The UK Gambling Commission today announced that its preferred candidate for the National Lottery license, due for review this spring, is Allwyn.
This effectively signals the end of Camelot’s 28-year operational run in charge of the Lottery in the UK though the incumbent has been recognised as the reserve candidate and would continue to run the lottery in the event that the final handover to Allwyn could not be completed for any reason.
Camelot will remain in charge until February 2024.
Allwyn are Europe’s biggest lottery operator and owned by Czech group Sazka. Their application in a competitive field was notable for its promise of charitable donations amounting to an estimated £38 billion in 10 years. Camelot’s total donations over a 28-year period amount to £45 billion.
Amongst their other proposals for a revised lottery format Allwyn are looking to bring the lottery ticket price down from £2 per ticket to £1 per ticket and introduce a second draw on each lottery night in the UK.
The wait for the announcement of a new lottery operator for the UK was thought to be behind delays to the publication of the Department of Digital, Media and Sport white paper on reform of the gambling act in the UK. That is now expected by the end of April.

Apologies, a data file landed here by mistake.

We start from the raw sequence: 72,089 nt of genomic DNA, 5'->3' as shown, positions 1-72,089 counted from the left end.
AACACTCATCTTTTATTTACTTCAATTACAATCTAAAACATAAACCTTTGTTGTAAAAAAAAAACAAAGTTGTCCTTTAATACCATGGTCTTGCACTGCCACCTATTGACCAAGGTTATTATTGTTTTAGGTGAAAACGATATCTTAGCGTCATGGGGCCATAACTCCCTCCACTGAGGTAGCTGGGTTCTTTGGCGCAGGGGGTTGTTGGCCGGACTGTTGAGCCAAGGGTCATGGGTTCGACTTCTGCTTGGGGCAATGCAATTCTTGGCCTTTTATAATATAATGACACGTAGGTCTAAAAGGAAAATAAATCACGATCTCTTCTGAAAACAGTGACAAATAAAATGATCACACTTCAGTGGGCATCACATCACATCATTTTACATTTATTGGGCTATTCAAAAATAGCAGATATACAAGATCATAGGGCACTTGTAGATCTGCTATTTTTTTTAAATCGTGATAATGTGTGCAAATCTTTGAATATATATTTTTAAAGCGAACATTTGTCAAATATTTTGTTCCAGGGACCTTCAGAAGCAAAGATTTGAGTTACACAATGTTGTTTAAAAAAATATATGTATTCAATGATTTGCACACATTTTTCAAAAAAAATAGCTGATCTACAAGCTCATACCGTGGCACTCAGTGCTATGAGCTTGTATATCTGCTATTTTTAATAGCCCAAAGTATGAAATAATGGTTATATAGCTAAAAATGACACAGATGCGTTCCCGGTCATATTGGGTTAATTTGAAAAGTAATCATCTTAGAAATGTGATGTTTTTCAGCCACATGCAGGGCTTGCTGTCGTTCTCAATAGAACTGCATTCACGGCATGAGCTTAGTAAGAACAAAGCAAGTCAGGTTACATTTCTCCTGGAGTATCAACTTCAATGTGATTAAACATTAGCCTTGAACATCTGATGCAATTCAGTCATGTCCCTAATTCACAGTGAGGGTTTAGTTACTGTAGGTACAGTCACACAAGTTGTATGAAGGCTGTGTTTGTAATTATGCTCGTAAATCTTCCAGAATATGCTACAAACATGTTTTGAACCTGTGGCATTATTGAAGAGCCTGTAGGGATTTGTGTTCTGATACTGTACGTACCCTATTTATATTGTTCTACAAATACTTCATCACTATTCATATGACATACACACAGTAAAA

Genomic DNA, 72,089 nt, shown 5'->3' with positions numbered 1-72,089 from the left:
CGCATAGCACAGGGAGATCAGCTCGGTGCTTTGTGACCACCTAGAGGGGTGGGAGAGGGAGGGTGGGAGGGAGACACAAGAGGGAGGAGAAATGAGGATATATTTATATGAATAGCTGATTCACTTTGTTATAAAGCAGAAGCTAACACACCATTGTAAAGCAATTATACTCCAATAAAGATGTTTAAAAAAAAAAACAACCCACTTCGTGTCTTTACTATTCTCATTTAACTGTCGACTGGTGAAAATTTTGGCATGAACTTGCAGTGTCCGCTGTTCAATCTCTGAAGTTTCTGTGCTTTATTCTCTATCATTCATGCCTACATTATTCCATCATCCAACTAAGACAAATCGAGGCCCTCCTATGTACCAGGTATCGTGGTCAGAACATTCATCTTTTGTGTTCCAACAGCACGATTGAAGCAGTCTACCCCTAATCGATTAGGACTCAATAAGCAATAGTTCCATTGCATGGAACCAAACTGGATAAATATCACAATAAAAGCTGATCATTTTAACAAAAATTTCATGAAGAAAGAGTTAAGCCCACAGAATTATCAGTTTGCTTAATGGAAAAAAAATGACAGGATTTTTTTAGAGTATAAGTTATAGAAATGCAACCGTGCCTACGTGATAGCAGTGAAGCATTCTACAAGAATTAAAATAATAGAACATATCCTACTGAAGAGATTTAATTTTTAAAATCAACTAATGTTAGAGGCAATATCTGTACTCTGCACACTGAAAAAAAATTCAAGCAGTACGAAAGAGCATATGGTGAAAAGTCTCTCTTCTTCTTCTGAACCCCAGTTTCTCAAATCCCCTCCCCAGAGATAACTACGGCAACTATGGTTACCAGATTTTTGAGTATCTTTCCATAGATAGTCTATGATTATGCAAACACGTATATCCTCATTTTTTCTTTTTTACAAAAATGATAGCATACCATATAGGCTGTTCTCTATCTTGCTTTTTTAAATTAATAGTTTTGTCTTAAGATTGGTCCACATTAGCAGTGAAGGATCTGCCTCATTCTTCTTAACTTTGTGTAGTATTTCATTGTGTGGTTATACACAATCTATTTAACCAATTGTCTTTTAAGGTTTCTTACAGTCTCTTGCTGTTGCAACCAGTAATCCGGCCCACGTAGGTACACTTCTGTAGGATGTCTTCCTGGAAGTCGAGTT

In a statement published on the Gambling Commission website, Andrew Rhodes, Chief Executive said: “In its lifetime, the National Lottery has raised more than £45 billion for good causes and is rightly seen as a great national asset.
“Our priority was to run a competition that would attract a strong field of candidates. Having received the most applications since 1994, it is clear that we’ve achieved just that.
“I am confident that the success of the competition will lead to a highly successful fourth licence – one that maximises returns to good causes, promotes innovation, delivers against our statutory duties, and which ultimately protects the unique status of the National Lottery.
“We look forward to working with all parties to ensure a smooth handover.”
Following on Camelot’s star-studded footsteps, Allwyn is notable for it’s high profile board whose membership includes Chairman, Sir Keith Mills, who played a role in the Olympic bid for London 2012 as well as creating the Nectar loyalty program and air miles, and Justin King, former Sainsbury’s Chief Executive.
Responding to today’s announcement, King said: “I’m delighted that Allwyn’s proposal has been deemed the strongest to grow good causes in the safest and most sustainable way possible.
“The Gambling Commission has run a lengthy and detailed process, and I’ve been extremely impressed by the attention they have paid to the challenges facing the national lottery over the coming decades. The national lottery is a vital British institution and we’re focused on ensuring it plays an even bigger part in society by increasing participation, improving safeguards, and giving back more to good causes.”